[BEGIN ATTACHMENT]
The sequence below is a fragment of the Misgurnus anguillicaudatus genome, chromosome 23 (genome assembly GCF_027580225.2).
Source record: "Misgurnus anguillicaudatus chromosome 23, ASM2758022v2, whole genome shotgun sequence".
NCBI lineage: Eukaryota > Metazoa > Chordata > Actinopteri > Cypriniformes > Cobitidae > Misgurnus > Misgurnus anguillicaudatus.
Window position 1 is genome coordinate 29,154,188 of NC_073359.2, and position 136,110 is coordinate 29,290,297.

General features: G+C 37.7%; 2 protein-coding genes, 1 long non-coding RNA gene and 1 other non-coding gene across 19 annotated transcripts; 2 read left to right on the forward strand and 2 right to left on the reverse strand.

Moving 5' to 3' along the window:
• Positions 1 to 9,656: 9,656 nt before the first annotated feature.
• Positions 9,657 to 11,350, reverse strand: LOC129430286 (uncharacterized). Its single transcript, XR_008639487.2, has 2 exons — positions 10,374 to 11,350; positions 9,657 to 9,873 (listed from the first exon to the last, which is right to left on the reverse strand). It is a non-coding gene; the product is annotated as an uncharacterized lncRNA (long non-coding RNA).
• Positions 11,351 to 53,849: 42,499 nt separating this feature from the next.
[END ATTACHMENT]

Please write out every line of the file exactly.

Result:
The sequence below is a fragment of the Misgurnus anguillicaudatus genome, chromosome 23 (genome assembly GCF_027580225.2).
Source record: "Misgurnus anguillicaudatus chromosome 23, ASM2758022v2, whole genome shotgun sequence".
NCBI lineage: Eukaryota > Metazoa > Chordata > Actinopteri > Cypriniformes > Cobitidae > Misgurnus > Misgurnus anguillicaudatus.
Window position 1 is genome coordinate 29,154,188 of NC_073359.2, and position 136,110 is coordinate 29,290,297.

General features: G+C 37.7%; 2 protein-coding genes, 1 long non-coding RNA gene and 1 other non-coding gene across 19 annotated transcripts; 2 read left to right on the forward strand and 2 right to left on the reverse strand.

Moving 5' to 3' along the window:
• Positions 1 to 9,656: 9,656 nt before the first annotated feature.
• Positions 9,657 to 11,350, reverse strand: LOC129430286 (uncharacterized). Its single transcript, XR_008639487.2, has 2 exons — positions 10,374 to 11,350; positions 9,657 to 9,873 (listed from the first exon to the last, which is right to left on the reverse strand). It is a non-coding gene; the product is annotated as an uncharacterized lncRNA (long non-coding RNA).
• Positions 11,351 to 53,849: 42,499 nt separating this feature from the next.